Duke Rehearsal #1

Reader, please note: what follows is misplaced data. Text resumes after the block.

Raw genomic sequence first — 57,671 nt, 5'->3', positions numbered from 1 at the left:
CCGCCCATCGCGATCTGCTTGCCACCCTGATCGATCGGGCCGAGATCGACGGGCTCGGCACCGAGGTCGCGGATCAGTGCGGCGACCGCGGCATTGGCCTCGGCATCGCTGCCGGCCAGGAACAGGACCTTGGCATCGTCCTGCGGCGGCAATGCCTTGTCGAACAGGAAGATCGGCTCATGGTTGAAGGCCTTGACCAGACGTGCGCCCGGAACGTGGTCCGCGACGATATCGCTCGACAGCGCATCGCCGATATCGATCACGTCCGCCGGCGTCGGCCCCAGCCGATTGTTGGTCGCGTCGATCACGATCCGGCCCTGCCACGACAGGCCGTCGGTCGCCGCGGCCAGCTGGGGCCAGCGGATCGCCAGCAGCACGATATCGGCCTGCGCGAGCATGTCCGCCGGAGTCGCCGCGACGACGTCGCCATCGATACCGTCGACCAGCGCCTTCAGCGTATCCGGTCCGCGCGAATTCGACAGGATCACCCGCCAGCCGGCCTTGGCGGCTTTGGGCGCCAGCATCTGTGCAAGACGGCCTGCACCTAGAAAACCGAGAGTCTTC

I am so glad and honored that I got the chance to watch a symphony rehearsal done by Maestro Harry Davidson. To fully study my father’s conducting techniques for rehearsal in detail made me feel so happy. There is one particular section of a piece that he rehearsed that I would like to share some observations about. Firstly, the piece which he was rehearsing last night was the Fifth Symphony of Felix Mendelssohn, also known as the “Reformation” Symphony. The specific section I will be focusing on is the coda of the first movement. Just for clarification, a coda is the ending passage of a piece, typically that is used after completing the basic parts of the most common structure in the Classical Era, sonata form. The technique that I looked into the most that my dad used was when he was conducting was how much clearer he made his beats when the coda reached its fast tempo. To keep the strings together, who were playing rapid scales, he made his beats much more strict and direct. When Maestro Davidson made this instinctive choice, the strings could much better follow a stricter tempo and play more together. It was exciting when they got it right, and all because of that little difference in the manner of conducting technique. I want to leave this post with a quote from my father, which was for the students to play with more musicality: “We want to play music, not notes.”